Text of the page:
Study results presented at ENDO 2015 suggest that some risk factors associated with cardiovascular disease are regulated by testosterone and estradiol, others (such as changes in LDL cholesterol and blood pressure) are not.
Men have a higher prevalence of cardiovascular disease (CVD) compared to premenopausal women, suggesting that testosterone may increase the risk of and/or that estradiol may protect against CVD. Studies that have examined the roles played by androgens and estrogens in known CVD risk factors and other metabolic factors have produced highly variable results.
At Endo 2015, Elaine Wei-Yin Yu, MD, MSc, assistant professor of medicine at Massachusetts General Hospital in Boston, MA, presented results from a study that examined the effects of testosterone and estradiol on cholesterol, leptin, and fasting glucose levels, among other markers of CVD risk in a cohort of men treated with testosterone replacement therapy.
Yu and her colleagues at Massachusetts General Hospital recruited two cohorts of healthy men aged 20-50 years. All men received the gonadotropin releasing hormone superagonist (GnRH agonist) goserelin acetate (3.6 mg q4wk) to suppress endogenous testosterone and estradiol. Men in Cohort 1 (n=198) were randomized to receive a placebo gel or 1.25 g, 2.5 g, 5 g, or 10 g of testosterone gel daily for 16 weeks. Men in Cohort 2 (n=202) received the same regimen plus 1 mg/d of the aromatase inhibitor anastrozole to block the conversion of testosterone to estradiol. Yu mentioned that aromatase activity accounts for 80% of endogenous estrogen production in men.
The researchers measured fasting serum leptin, lipids, glucose and HOMA-IR (homeostatic model assessment and insulin resistance) every 4 weeks. They measured intramuscular fat (at the thigh) at baseline and 16 weeks. Changes were assessed between testosterone dose groups within Cohort 2 to assess testosterone effects, and between Cohorts 1 and 2 to assess estradiol effects.
Yu said the dosing regimen was designed to achieve mean serum testosterone levels ranging from prepubertal to high-normal and were similar in both cohorts. Mean testosterone levels were, respectively, 44, 191, 337, 470, and 805 ng/dL in Cohort 1 vs. 41, 231, 367, 485, and 924 ng/dL in Cohort 2 at testosterone doses of 0, 1.25, 2.5, 5, and 10 gm of testosterone/day; p=NS at each dose level.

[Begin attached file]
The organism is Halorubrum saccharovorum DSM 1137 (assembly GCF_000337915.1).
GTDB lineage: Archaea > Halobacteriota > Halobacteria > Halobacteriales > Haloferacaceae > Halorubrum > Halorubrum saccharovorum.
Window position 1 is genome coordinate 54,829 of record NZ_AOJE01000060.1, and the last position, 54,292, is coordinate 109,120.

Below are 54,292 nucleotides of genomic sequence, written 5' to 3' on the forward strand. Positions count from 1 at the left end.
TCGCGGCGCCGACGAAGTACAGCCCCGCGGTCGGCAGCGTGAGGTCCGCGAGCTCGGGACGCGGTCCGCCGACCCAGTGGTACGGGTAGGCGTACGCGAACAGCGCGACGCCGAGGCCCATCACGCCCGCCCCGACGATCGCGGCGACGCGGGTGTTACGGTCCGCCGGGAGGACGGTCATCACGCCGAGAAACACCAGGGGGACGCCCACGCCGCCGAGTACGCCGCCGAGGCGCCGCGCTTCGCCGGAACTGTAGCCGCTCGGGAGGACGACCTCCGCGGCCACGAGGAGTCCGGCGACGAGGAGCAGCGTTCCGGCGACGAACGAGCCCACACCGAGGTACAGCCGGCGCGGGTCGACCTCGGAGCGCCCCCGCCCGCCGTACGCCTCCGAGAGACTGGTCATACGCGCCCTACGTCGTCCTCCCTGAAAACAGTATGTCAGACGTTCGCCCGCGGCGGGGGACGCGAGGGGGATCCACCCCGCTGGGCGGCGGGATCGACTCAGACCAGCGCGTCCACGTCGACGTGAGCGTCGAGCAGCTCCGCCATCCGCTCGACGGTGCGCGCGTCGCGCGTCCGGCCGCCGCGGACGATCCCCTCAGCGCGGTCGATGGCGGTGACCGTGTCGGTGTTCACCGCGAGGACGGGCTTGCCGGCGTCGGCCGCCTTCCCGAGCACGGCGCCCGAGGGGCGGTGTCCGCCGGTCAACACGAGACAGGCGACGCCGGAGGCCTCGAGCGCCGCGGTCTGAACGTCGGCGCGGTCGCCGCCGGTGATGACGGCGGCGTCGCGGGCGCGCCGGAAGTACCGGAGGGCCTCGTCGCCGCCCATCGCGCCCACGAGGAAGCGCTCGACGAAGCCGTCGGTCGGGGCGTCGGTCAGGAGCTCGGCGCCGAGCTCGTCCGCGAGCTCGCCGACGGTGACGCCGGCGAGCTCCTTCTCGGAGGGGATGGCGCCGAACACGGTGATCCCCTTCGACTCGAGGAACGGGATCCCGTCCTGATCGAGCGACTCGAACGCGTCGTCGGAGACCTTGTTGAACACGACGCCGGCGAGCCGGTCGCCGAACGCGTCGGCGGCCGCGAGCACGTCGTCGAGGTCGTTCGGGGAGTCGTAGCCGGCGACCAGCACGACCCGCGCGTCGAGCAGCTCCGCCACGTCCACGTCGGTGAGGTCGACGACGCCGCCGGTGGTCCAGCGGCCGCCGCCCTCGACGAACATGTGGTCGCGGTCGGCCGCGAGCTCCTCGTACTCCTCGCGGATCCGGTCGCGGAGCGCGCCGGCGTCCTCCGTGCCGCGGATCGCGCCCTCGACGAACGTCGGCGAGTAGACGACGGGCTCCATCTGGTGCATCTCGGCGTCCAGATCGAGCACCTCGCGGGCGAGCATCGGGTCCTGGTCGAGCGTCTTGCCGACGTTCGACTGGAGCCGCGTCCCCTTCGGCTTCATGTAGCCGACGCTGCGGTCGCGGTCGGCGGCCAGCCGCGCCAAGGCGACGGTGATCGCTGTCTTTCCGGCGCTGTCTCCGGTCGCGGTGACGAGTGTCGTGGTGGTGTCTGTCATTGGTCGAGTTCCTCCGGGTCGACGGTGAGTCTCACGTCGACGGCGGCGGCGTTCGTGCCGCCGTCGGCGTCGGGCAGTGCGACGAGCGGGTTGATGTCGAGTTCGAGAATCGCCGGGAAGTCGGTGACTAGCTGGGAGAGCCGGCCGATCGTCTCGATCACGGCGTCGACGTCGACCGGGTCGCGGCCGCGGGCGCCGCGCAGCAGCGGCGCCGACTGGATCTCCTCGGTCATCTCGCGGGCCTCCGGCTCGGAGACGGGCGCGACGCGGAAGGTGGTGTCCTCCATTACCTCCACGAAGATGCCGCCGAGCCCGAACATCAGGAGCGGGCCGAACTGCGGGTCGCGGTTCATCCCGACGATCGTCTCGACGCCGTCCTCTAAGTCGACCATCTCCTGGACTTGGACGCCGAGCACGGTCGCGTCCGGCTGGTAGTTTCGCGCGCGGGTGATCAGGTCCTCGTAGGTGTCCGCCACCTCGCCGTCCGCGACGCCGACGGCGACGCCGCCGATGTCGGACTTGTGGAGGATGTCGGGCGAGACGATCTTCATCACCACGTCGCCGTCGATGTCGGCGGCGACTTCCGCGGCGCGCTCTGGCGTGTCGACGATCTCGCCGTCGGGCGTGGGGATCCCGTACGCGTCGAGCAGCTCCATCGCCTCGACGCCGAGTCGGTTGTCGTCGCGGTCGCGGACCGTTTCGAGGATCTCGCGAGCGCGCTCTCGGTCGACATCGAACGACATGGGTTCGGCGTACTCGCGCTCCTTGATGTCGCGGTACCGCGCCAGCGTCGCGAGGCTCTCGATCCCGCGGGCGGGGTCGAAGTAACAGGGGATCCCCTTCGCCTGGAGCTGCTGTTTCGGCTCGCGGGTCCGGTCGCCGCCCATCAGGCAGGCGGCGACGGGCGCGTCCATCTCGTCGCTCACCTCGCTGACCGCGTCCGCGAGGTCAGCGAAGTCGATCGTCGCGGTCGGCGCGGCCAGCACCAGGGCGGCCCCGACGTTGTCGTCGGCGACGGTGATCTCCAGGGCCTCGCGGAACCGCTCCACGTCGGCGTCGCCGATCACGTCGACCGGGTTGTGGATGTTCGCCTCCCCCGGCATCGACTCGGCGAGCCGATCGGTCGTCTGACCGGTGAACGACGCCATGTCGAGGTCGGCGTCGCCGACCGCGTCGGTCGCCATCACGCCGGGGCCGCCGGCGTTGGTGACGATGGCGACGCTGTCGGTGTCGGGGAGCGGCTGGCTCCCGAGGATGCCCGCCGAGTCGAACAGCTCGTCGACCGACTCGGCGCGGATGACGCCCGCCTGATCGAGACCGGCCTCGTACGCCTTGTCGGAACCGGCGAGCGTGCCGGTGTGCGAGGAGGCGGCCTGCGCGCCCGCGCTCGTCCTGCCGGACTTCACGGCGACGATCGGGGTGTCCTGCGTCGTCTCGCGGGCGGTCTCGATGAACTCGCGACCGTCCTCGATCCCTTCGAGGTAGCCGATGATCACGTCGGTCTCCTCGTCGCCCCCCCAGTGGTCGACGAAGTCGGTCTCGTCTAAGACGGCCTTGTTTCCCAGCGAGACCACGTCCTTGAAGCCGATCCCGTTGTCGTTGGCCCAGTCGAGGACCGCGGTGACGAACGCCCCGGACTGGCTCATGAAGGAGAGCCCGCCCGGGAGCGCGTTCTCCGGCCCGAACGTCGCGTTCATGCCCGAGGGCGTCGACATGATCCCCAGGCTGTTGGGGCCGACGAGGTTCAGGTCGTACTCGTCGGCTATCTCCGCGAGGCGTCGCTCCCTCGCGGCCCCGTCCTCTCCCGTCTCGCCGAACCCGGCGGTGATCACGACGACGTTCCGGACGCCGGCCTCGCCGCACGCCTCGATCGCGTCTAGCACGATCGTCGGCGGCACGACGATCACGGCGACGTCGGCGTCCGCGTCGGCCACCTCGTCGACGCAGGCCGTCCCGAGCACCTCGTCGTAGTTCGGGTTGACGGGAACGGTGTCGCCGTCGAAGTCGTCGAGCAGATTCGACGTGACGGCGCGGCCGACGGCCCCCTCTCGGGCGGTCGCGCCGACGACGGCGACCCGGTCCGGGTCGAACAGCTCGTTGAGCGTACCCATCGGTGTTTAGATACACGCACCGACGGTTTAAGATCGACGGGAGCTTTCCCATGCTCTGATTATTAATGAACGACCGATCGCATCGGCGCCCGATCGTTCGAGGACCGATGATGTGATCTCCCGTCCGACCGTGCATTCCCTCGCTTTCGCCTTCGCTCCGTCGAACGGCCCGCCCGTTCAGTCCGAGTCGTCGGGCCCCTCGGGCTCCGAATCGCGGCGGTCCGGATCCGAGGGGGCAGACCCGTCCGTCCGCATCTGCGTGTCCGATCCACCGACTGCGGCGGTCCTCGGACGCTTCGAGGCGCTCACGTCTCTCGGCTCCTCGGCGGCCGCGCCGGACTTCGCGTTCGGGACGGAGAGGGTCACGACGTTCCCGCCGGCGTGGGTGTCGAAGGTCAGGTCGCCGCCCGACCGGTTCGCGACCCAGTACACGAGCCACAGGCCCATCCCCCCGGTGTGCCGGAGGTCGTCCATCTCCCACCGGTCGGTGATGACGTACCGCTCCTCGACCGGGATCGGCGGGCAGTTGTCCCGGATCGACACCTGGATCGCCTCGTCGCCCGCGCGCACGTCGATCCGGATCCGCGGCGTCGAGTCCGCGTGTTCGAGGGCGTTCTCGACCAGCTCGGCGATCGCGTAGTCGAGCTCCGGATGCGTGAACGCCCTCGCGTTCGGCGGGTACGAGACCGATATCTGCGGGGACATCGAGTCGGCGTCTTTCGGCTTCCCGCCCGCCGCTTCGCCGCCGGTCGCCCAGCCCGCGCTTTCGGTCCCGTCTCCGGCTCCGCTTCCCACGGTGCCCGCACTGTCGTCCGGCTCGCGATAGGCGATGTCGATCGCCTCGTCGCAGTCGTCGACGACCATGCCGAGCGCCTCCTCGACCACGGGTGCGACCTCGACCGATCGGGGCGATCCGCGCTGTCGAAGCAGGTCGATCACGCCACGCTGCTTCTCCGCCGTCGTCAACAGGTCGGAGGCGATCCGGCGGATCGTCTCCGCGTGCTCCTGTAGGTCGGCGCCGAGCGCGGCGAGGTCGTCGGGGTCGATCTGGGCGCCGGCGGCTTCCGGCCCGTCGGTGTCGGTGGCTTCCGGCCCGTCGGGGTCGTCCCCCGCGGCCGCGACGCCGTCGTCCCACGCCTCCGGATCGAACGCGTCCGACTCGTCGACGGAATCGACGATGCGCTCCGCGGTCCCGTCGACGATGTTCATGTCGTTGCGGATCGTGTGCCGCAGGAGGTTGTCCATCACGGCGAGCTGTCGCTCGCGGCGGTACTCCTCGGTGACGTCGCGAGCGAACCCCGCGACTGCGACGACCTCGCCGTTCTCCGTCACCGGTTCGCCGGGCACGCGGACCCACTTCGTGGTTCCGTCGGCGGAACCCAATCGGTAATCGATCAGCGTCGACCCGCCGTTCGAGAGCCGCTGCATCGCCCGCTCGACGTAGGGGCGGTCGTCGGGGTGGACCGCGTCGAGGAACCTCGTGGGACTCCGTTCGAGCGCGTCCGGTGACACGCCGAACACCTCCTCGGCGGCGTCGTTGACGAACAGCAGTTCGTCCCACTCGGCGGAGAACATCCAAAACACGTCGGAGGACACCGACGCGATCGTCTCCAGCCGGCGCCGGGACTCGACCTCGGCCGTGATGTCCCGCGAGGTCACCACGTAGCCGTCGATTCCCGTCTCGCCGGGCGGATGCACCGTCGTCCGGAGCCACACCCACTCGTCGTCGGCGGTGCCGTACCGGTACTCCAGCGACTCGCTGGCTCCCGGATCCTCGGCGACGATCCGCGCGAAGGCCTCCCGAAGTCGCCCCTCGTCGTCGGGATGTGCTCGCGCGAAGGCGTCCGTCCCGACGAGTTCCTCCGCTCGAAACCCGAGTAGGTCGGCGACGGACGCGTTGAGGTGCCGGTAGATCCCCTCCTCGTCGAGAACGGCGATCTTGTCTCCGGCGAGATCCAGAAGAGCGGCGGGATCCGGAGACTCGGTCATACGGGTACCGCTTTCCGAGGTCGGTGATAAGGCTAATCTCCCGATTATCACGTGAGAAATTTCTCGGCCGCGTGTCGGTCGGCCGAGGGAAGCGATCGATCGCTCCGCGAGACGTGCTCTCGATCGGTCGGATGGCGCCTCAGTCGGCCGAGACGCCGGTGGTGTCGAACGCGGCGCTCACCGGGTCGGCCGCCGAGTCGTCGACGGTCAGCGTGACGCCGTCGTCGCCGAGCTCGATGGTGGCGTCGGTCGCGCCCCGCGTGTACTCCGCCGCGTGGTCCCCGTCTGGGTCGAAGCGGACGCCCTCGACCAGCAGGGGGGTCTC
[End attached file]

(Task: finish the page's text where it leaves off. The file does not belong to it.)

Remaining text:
Mean serum estradiol levels increased progressively with testosterone dose escalation in Cohort 1 (3.6, 7.9, 11.9, 18.2, and 33.3 pg/mL) but remained <3 pg/mL in all dose groups in Cohort 2 (P<0.001 between cohorts).
Both serum HDL and leptin levels showed a marked inverse association with testosterone dose in both cohorts (p<0.001 for all). This relationship was not altered by suppressing estrogen production, indicating that testosterone alone regulates these measures.
In contrast, fasting glucose, HOMA-IR, and intramuscular fat increased similarly in all men in Cohort 2, regardless of testosterone dose group, and were significantly higher than in Cohort 1 (P<0.05 for all groups), indicating that estradiol primarily regulates these measures. Changes in blood pressure, LDL, and body weight were not significantly associated with either testosterone or estradiol levels.
Based on these observations, Yu and her colleagues concluded that although worsening of insulin resistance and accumulation of body fat due to low estrogen levels are consistent with the higher rates of CVD seen in men, other risk factors such as changes in LDL and blood pressure do not appear to be regulated by gonadal steroids. In the abstract summarizing their findings, the researchers wrote, “Even though leptin is made by adipocytes, its circulating level is regulated exclusively by androgens in men. These findings may contribute to a better understanding of the roles of androgens and estrogens in gender differences in CVD.”
On this last point, a member of the audience commented that there was no group of patients treated with estradiol alone to investigate this further. Yu confirmed that there was no estrogen-treated cohort in the study.